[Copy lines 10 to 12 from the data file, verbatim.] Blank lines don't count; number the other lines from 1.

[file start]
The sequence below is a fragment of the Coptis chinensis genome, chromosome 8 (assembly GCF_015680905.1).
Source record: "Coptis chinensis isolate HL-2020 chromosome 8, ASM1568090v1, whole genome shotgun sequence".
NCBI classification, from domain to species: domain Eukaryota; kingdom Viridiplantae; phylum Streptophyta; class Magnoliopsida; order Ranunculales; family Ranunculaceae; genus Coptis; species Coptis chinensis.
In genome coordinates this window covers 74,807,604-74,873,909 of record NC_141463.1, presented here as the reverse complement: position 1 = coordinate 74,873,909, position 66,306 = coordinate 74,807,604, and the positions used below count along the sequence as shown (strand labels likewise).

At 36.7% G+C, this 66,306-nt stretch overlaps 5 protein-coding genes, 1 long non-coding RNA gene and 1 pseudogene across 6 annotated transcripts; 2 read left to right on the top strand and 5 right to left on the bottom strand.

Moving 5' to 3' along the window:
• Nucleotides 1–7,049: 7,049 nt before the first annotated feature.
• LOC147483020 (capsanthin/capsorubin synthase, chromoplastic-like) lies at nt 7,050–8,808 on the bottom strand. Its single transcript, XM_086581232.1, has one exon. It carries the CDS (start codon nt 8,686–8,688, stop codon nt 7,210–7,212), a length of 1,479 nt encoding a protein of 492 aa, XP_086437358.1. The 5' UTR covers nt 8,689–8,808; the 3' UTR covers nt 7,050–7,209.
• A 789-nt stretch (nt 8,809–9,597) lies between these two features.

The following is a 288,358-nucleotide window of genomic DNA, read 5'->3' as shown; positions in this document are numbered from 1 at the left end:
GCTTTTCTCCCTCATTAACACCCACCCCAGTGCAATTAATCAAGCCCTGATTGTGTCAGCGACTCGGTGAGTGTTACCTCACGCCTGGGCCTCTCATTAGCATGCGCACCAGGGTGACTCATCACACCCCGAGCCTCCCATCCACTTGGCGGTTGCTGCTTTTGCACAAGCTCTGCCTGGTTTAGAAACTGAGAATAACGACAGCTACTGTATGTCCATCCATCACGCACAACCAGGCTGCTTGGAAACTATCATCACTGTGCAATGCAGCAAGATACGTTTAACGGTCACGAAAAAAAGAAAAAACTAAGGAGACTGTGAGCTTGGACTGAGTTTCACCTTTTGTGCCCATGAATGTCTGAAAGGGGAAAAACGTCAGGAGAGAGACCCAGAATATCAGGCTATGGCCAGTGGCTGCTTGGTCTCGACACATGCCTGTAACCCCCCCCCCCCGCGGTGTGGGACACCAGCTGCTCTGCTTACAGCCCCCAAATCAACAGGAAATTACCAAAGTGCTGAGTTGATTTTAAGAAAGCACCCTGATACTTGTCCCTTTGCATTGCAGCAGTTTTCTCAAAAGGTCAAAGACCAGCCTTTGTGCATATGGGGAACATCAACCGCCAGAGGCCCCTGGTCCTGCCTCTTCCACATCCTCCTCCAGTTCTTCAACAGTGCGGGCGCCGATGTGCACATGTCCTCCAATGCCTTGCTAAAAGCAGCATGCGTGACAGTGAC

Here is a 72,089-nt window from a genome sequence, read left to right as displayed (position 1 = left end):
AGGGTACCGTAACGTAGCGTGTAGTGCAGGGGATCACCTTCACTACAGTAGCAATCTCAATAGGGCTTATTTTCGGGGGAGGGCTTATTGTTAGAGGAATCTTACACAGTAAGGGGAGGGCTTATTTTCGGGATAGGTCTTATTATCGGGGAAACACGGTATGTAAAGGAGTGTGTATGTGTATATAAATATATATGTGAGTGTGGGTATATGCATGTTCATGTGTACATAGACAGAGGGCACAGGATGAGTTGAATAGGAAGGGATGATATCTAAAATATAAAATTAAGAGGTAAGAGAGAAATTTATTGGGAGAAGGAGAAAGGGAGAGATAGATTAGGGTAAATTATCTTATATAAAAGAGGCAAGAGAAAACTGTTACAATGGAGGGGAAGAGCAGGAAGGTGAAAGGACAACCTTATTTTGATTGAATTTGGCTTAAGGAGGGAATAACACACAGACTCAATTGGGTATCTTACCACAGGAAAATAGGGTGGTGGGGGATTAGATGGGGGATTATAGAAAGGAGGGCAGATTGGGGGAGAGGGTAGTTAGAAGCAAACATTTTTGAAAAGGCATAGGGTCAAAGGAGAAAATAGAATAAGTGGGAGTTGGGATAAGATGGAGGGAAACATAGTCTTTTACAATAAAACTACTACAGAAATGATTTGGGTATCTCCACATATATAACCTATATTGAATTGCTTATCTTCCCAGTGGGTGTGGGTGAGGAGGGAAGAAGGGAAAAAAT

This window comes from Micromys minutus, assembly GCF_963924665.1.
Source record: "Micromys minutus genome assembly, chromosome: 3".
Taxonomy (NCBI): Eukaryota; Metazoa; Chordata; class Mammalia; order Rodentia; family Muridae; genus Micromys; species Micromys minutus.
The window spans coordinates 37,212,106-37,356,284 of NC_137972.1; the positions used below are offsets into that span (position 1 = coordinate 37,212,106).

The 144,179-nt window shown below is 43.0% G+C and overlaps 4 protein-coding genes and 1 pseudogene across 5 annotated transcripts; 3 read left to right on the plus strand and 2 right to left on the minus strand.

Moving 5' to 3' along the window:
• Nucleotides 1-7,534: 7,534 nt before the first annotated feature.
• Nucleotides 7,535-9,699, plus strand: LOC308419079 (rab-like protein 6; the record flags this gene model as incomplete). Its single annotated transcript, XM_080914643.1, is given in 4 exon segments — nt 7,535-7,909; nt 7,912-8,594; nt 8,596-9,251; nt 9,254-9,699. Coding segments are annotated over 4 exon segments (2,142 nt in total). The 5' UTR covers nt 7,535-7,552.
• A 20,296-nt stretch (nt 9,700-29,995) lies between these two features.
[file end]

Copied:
The following is a 288,358-nucleotide window of genomic DNA, read 5'->3' as shown; positions in this document are numbered from 1 at the left end:
GCTTTTCTCCCTCATTAACACCCACCCCAGTGCAATTAATCAAGCCCTGATTGTGTCAGCGACTCGGTGAGTGTTACCTCACGCCTGGGCCTCTCATTAGCATGCGCACCAGGGTGACTCATCACACCCCGAGCCTCCCATCCACTTGGCGGTTGCTGCTTTTGCACAAGCTCTGCCTGGTTTAGAAACTGAGAATAACGACAGCTACTGTATGTCCATCCATCACGCACAACCAGGCTGCTTGGAAACTATCATCACTGTGCAATGCAGCAAGATACGTTTAACGGTCACGAAAAAAAGAAAAAACTAAGGAGACTGTGAGCTTGGACTGAGTTTCACCTTTTGTGCCCATGAATGTCTGAAAGGGGAAAAACGTCAGGAGAGAGACCCAGAATATCAGGCTATGGCCAGTGGCTGCTTGGTCTCGACACATGCCTGTAACCCCCCCCCCCCGCGGTGTGGGACACCAGCTGCTCTGCTTACAGCCCCCAAATCAACAGGAAATTACCAAAGTGCTGAGTTGATTTTAAGAAAGCACCCTGATACTTGTCCCTTTGCATTGCAGCAGTTTTCTCAAAAGGTCAAAGACCAGCCTTTGTGCATATGGGGAACATCAACCGCCAGAGGCCCCTGGTCCTGCCTCTTCCACATCCTCCTCCAGTTCTTCAACAGTGCGGGCGCCGATGTGCACATGTCCTCCAATGCCTTGCTAAAAGCAGCATGCGTGACAGTGAC

Here is a 72,089-nt window from a genome sequence, read left to right as displayed (position 1 = left end):